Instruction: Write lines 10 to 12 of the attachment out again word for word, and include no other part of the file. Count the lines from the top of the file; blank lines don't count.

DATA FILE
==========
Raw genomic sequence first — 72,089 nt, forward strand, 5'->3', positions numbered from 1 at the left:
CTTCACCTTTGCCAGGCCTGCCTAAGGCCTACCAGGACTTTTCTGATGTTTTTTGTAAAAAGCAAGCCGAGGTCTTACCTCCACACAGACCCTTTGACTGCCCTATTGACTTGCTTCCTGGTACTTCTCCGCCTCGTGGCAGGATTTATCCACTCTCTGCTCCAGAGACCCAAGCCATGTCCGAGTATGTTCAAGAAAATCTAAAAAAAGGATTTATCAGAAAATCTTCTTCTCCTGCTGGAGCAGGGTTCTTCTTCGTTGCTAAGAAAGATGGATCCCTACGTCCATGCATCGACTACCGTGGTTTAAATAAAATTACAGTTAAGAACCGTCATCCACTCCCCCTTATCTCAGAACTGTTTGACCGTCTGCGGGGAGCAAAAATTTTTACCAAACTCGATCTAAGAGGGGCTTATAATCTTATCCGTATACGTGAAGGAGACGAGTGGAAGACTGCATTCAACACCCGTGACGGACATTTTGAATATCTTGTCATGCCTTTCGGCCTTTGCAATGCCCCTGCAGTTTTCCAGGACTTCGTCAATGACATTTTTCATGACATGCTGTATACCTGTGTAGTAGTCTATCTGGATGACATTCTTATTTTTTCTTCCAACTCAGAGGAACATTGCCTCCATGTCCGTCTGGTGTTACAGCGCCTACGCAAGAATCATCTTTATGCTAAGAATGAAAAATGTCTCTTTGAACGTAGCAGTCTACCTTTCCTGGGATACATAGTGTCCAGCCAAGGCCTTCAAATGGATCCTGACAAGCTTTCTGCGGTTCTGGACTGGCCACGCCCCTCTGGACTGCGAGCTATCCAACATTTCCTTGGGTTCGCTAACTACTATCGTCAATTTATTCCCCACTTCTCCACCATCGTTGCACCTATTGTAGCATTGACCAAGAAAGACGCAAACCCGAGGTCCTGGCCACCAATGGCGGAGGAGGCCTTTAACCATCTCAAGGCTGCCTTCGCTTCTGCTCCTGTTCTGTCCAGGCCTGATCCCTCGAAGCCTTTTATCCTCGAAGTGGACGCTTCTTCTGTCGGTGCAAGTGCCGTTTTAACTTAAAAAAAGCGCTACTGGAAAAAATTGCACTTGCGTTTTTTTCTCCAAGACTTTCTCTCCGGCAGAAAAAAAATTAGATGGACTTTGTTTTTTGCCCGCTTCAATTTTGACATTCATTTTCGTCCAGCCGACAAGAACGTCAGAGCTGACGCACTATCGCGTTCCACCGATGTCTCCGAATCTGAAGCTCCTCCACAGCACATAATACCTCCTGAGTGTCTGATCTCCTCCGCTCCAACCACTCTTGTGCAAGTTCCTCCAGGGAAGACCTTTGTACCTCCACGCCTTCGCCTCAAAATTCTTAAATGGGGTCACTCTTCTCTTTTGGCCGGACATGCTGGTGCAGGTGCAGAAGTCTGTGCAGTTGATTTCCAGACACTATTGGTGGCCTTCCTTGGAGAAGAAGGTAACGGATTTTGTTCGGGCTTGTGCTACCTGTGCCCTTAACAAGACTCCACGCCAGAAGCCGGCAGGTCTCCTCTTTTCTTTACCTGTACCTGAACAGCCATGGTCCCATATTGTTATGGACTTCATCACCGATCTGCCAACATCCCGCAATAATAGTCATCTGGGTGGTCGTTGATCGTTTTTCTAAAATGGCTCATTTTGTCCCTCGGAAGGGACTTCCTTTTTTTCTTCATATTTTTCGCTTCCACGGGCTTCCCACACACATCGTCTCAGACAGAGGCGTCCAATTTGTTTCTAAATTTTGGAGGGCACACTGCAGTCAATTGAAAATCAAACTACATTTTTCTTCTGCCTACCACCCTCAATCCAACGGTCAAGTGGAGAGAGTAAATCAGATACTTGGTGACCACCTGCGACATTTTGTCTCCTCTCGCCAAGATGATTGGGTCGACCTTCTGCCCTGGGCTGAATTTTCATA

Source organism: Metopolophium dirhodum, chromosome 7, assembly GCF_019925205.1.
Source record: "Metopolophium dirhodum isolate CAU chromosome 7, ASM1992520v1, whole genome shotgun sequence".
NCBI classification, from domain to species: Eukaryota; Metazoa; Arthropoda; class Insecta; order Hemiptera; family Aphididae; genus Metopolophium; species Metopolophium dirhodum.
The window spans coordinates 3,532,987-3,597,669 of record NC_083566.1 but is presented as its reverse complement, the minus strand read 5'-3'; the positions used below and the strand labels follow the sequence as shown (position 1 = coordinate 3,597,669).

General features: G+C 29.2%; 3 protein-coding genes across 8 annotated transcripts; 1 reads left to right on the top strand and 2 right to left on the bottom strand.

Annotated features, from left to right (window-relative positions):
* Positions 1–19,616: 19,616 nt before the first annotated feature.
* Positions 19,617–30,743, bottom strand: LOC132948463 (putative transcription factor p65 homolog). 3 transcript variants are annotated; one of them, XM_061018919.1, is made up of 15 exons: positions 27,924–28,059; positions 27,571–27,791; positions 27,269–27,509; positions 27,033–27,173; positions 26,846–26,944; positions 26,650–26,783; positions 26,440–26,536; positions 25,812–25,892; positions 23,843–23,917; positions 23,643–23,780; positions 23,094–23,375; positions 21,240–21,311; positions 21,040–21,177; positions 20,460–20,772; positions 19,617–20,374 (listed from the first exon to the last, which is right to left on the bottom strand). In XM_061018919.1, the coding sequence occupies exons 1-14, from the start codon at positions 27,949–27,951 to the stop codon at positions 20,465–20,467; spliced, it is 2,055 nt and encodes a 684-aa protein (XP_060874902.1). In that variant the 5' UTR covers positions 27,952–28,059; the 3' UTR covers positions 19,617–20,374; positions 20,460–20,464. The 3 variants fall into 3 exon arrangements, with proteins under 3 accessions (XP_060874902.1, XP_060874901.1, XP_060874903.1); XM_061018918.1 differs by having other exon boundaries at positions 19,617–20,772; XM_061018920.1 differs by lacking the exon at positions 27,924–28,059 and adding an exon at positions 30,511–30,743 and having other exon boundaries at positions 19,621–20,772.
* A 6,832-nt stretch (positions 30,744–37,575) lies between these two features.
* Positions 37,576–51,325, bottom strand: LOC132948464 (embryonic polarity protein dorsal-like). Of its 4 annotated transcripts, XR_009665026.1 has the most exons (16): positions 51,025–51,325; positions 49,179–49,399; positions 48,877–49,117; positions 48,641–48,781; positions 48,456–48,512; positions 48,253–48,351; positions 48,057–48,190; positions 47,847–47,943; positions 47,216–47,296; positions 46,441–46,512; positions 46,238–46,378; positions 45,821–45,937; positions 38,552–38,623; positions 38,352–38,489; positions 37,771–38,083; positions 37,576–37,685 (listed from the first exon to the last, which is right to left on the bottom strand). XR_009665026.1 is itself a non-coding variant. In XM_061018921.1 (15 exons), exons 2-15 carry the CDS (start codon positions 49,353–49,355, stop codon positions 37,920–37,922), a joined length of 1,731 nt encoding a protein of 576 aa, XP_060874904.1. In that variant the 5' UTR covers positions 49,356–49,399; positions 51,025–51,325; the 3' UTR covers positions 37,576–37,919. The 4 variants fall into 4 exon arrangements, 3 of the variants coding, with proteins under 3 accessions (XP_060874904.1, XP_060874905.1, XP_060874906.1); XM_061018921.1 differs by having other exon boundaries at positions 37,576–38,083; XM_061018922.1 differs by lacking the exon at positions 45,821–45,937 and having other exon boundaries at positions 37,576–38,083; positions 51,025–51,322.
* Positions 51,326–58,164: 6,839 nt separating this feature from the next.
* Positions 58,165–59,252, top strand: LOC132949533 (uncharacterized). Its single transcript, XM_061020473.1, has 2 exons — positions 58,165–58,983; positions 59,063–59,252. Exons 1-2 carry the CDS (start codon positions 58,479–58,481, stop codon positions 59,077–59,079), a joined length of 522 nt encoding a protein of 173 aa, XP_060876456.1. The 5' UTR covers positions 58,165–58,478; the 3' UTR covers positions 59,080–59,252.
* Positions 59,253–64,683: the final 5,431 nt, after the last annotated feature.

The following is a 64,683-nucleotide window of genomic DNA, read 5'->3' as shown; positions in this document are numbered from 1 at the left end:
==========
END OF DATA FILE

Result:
* Positions 19,617–30,743, bottom strand: LOC132948463 (putative transcription factor p65 homolog). 3 transcript variants are annotated; one of them, XM_061018919.1, is made up of 15 exons: positions 27,924–28,059; positions 27,571–27,791; positions 27,269–27,509; positions 27,033–27,173; positions 26,846–26,944; positions 26,650–26,783; positions 26,440–26,536; positions 25,812–25,892; positions 23,843–23,917; positions 23,643–23,780; positions 23,094–23,375; positions 21,240–21,311; positions 21,040–21,177; positions 20,460–20,772; positions 19,617–20,374 (listed from the first exon to the last, which is right to left on the bottom strand). In XM_061018919.1, the coding sequence occupies exons 1-14, from the start codon at positions 27,949–27,951 to the stop codon at positions 20,465–20,467; spliced, it is 2,055 nt and encodes a 684-aa protein (XP_060874902.1). In that variant the 5' UTR covers positions 27,952–28,059; the 3' UTR covers positions 19,617–20,374; positions 20,460–20,464. The 3 variants fall into 3 exon arrangements, with proteins under 3 accessions (XP_060874902.1, XP_060874901.1, XP_060874903.1); XM_061018918.1 differs by having other exon boundaries at positions 19,617–20,772; XM_061018920.1 differs by lacking the exon at positions 27,924–28,059 and adding an exon at positions 30,511–30,743 and having other exon boundaries at positions 19,621–20,772.
* A 6,832-nt stretch (positions 30,744–37,575) lies between these two features.
* Positions 37,576–51,325, bottom strand: LOC132948464 (embryonic polarity protein dorsal-like). Of its 4 annotated transcripts, XR_009665026.1 has the most exons (16): positions 51,025–51,325; positions 49,179–49,399; positions 48,877–49,117; positions 48,641–48,781; positions 48,456–48,512; positions 48,253–48,351; positions 48,057–48,190; positions 47,847–47,943; positions 47,216–47,296; positions 46,441–46,512; positions 46,238–46,378; positions 45,821–45,937; positions 38,552–38,623; positions 38,352–38,489; positions 37,771–38,083; positions 37,576–37,685 (listed from the first exon to the last, which is right to left on the bottom strand). XR_009665026.1 is itself a non-coding variant. In XM_061018921.1 (15 exons), exons 2-15 carry the CDS (start codon positions 49,353–49,355, stop codon positions 37,920–37,922), a joined length of 1,731 nt encoding a protein of 576 aa, XP_060874904.1. In that variant the 5' UTR covers positions 49,356–49,399; positions 51,025–51,325; the 3' UTR covers positions 37,576–37,919. The 4 variants fall into 4 exon arrangements, 3 of the variants coding, with proteins under 3 accessions (XP_060874904.1, XP_060874905.1, XP_060874906.1); XM_061018921.1 differs by having other exon boundaries at positions 37,576–38,083; XM_061018922.1 differs by lacking the exon at positions 45,821–45,937 and having other exon boundaries at positions 37,576–38,083; positions 51,025–51,322.